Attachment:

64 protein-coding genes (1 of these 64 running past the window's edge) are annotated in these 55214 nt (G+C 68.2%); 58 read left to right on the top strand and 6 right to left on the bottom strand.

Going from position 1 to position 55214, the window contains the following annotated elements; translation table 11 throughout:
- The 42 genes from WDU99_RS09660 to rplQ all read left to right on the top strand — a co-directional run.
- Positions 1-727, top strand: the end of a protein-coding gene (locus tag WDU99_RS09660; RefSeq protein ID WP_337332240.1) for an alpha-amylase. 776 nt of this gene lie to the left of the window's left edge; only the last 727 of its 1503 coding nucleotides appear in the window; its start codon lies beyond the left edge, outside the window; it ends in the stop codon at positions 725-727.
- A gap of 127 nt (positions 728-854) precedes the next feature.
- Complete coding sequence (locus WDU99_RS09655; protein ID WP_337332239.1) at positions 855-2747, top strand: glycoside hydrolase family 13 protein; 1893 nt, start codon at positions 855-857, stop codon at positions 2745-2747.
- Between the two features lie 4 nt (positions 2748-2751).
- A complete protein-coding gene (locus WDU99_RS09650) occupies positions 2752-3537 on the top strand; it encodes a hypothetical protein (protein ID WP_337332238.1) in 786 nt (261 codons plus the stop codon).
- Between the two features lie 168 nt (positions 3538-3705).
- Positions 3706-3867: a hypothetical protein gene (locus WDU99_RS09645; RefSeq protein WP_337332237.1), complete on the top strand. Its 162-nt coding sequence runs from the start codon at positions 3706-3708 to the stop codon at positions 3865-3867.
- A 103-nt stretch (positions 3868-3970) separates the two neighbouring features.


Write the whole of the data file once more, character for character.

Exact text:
64 protein-coding genes (1 of these 64 running past the window's edge) are annotated in these 55214 nt (G+C 68.2%); 58 read left to right on the top strand and 6 right to left on the bottom strand.

Going from position 1 to position 55214, the window contains the following annotated elements; translation table 11 throughout:
- The 42 genes from WDU99_RS09660 to rplQ all read left to right on the top strand — a co-directional run.
- Positions 1-727, top strand: the end of a protein-coding gene (locus tag WDU99_RS09660; RefSeq protein ID WP_337332240.1) for an alpha-amylase. 776 nt of this gene lie to the left of the window's left edge; only the last 727 of its 1503 coding nucleotides appear in the window; its start codon lies beyond the left edge, outside the window; it ends in the stop codon at positions 725-727.
- A gap of 127 nt (positions 728-854) precedes the next feature.
- Complete coding sequence (locus WDU99_RS09655; protein ID WP_337332239.1) at positions 855-2747, top strand: glycoside hydrolase family 13 protein; 1893 nt, start codon at positions 855-857, stop codon at positions 2745-2747.
- Between the two features lie 4 nt (positions 2748-2751).
- A complete protein-coding gene (locus WDU99_RS09650) occupies positions 2752-3537 on the top strand; it encodes a hypothetical protein (protein ID WP_337332238.1) in 786 nt (261 codons plus the stop codon).
- Between the two features lie 168 nt (positions 3538-3705).
- Positions 3706-3867: a hypothetical protein gene (locus WDU99_RS09645; RefSeq protein WP_337332237.1), complete on the top strand. Its 162-nt coding sequence runs from the start codon at positions 3706-3708 to the stop codon at positions 3865-3867.
- A 103-nt stretch (positions 3868-3970) separates the two neighbouring features.